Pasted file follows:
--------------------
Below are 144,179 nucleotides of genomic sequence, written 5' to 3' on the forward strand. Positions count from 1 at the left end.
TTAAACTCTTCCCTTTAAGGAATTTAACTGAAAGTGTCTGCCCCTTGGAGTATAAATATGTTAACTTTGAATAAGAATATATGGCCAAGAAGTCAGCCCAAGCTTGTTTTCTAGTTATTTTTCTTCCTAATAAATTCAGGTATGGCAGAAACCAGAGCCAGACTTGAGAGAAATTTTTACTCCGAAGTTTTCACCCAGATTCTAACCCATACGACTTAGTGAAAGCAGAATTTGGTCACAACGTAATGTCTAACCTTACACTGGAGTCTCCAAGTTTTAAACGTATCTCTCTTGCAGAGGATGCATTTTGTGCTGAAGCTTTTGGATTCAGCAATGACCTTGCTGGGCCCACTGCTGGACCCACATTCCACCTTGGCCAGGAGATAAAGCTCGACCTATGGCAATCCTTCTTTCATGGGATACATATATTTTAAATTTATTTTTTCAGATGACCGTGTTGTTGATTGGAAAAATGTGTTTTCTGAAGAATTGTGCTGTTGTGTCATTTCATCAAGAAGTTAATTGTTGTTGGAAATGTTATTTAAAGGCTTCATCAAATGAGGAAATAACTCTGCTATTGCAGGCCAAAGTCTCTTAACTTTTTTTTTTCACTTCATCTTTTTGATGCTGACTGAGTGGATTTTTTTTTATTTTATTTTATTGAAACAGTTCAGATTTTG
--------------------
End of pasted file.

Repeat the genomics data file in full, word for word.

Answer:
Below are 144,179 nucleotides of genomic sequence, written 5' to 3' on the forward strand. Positions count from 1 at the left end.
TTAAACTCTTCCCTTTAAGGAATTTAACTGAAAGTGTCTGCCCCTTGGAGTATAAATATGTTAACTTTGAATAAGAATATATGGCCAAGAAGTCAGCCCAAGCTTGTTTTCTAGTTATTTTTCTTCCTAATAAATTCAGGTATGGCAGAAACCAGAGCCAGACTTGAGAGAAATTTTTACTCCGAAGTTTTCACCCAGATTCTAACCCATACGACTTAGTGAAAGCAGAATTTGGTCACAACGTAATGTCTAACCTTACACTGGAGTCTCCAAGTTTTAAACGTATCTCTCTTGCAGAGGATGCATTTTGTGCTGAAGCTTTTGGATTCAGCAATGACCTTGCTGGGCCCACTGCTGGACCCACATTCCACCTTGGCCAGGAGATAAAGCTCGACCTATGGCAATCCTTCTTTCATGGGATACATATATTTTAAATTTATTTTTTCAGATGACCGTGTTGTTGATTGGAAAAATGTGTTTTCTGAAGAATTGTGCTGTTGTGTCATTTCATCAAGAAGTTAATTGTTGTTGGAAATGTTATTTAAAGGCTTCATCAAATGAGGAAATAACTCTGCTATTGCAGGCCAAAGTCTCTTAACTTTTTTTTTTCACTTCATCTTTTTGATGCTGACTGAGTGGATTTTTTTTTATTTTATTTTATTGAAACAGTTCAGATTTTG